This is actually very good advice. We can't rely on any receiving system
not munging, overriding, or otherwise fiddling with our 001. For that
reason alone, if the UUID is important to us, it makes more sense to put
it elsewhere in the record if we care about finding it later.
On 12/21/18 9:55 AM, Kyle Banerjee wrote:
> I would advise against using 001 for this purpose and using 035 instead.
> Although use of 001 varies, it's most often used as an internal matchpoint.
> This means using it all but guarantees that the field already has a
> competing use in the system -- making it a questionable idea to accept
> them. Be aware that systems may have validation or normalization rules that
> choke on your syntax or significantly modify the value.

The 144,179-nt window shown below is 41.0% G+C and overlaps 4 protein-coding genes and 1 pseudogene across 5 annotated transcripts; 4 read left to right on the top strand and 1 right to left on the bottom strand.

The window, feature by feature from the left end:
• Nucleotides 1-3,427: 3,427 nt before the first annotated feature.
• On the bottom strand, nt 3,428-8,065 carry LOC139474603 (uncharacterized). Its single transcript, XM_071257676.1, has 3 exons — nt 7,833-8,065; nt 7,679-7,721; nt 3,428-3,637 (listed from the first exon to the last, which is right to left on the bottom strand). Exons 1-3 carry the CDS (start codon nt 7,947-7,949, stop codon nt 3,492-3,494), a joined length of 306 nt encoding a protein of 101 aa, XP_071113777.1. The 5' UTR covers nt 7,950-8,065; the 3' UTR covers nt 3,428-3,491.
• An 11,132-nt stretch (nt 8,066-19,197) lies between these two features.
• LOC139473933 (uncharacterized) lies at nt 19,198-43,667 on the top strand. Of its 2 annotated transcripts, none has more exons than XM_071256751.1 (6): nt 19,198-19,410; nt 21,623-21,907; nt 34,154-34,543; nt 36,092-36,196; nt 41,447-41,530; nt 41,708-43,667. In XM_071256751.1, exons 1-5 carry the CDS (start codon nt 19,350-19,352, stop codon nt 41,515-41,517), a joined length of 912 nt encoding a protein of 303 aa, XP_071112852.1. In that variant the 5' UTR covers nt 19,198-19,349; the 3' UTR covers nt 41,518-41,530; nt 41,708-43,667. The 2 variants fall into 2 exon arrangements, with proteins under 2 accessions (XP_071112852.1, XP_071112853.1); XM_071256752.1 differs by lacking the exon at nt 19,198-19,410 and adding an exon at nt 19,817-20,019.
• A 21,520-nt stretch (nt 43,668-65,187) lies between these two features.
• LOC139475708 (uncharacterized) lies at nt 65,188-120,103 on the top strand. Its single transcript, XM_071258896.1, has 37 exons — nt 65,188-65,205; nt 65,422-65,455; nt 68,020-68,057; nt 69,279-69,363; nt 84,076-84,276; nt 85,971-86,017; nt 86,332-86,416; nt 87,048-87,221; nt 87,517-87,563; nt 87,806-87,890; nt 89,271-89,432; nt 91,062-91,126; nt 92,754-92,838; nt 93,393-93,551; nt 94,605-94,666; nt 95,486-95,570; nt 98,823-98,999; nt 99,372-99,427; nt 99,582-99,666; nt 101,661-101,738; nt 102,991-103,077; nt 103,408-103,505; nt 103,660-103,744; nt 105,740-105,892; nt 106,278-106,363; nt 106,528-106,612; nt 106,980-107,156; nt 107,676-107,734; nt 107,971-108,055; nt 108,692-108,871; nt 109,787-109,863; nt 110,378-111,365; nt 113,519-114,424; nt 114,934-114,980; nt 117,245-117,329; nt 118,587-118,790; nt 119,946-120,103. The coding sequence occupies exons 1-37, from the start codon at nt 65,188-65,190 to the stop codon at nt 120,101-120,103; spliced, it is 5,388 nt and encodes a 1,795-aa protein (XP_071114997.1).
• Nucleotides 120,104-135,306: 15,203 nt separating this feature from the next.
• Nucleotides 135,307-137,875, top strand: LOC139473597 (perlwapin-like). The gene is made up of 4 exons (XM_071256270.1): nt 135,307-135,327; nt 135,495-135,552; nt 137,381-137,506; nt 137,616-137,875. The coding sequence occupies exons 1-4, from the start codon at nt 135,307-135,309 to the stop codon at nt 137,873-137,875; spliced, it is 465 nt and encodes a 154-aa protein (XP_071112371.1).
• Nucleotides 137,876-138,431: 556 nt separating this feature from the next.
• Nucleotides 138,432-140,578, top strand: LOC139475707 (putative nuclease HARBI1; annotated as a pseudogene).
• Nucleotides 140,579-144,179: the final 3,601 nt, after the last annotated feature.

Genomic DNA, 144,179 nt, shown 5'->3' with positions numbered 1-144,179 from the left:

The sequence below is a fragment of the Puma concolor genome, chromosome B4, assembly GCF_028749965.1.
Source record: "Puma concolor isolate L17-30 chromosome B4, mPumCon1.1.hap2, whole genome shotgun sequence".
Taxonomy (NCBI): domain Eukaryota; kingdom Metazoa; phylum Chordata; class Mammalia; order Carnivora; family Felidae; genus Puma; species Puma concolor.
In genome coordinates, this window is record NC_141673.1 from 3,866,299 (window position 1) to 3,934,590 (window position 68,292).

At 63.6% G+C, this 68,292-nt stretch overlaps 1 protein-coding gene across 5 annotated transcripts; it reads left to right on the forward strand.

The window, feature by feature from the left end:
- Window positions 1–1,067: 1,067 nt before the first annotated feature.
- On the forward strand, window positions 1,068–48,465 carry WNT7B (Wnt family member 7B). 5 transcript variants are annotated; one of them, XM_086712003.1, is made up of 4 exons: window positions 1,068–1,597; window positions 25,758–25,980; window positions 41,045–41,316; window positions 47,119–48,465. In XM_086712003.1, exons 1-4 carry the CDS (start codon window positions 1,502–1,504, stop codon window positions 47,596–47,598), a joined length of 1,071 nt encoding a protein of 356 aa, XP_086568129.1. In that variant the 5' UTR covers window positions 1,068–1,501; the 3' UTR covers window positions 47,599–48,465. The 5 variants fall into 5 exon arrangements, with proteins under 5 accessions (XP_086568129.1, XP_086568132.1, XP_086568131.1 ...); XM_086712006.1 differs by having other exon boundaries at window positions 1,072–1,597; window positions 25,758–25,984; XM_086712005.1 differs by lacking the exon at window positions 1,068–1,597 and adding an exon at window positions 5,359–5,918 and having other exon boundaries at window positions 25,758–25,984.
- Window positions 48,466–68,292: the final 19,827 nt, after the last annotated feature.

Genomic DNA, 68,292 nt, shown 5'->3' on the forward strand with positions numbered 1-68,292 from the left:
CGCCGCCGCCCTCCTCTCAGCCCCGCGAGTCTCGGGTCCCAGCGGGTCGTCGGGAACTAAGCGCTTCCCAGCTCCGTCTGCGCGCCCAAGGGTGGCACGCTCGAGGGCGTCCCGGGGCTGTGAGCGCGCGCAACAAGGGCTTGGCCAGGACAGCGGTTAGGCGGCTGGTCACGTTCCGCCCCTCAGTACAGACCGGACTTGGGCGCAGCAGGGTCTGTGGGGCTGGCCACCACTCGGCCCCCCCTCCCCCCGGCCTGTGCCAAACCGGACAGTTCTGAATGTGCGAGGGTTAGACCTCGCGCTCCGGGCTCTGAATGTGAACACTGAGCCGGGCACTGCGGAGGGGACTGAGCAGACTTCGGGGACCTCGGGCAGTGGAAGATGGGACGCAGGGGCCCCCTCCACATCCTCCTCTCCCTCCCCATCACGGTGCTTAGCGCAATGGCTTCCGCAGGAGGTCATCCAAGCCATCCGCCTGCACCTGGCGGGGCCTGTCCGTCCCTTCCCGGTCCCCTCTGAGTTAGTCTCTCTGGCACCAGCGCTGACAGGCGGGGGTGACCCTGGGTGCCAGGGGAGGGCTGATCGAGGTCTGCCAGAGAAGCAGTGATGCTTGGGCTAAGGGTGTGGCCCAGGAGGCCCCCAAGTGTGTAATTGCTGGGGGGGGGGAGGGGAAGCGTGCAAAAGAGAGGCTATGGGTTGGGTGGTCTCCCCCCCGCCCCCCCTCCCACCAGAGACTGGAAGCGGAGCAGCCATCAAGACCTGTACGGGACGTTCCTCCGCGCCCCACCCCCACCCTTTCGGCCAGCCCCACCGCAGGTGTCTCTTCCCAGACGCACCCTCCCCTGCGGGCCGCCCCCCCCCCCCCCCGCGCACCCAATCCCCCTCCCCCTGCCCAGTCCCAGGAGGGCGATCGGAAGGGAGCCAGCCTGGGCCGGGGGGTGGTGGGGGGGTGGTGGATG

> It's not safe to presume any specific behavior on ingest into another
> system as this is determined by whoever set up the load process. It's
> totally legit for a system to spit the record out, strip the field,
> normalize it (e.g. strip nonnumeric data), map it to another field, or
> accept it as is.
> On Thu, Dec 20, 2018, 11:50 AM Sebastian Hammer <[log in to unmask] wrote:
>> Hey folks,
>> The FOLIO LSP uses UUIDs
>> (https://en.wikipedia.org/wiki/Universally_unique_identifier) internally
>> to uniquely identify all things, including bibliographic instances. When
>> exchanging instance entities with other systems using MARC
>> (bibliographic), we'd kind of like to use those UUIDs as our 001
>> identifiers since they're the closest thing to a true system ID we have.
>> But I wonder if anyone has tried this and experienced problems with MARC
>> consumers croaking on something like
>> 001 123e4567-e89b-12d3-a456-426655440000
>> which is not your grandfather's identifier. The LOC MARC documentation
>> is silent on the length of the 001 field but the MARCBreaker/maker
>> software recommends staying within 12 characters... I can imagine if
>> some systems wanted to stick the identifier in a fixed-with database
>> table, hilarity might ensue.
>> Any thoughts?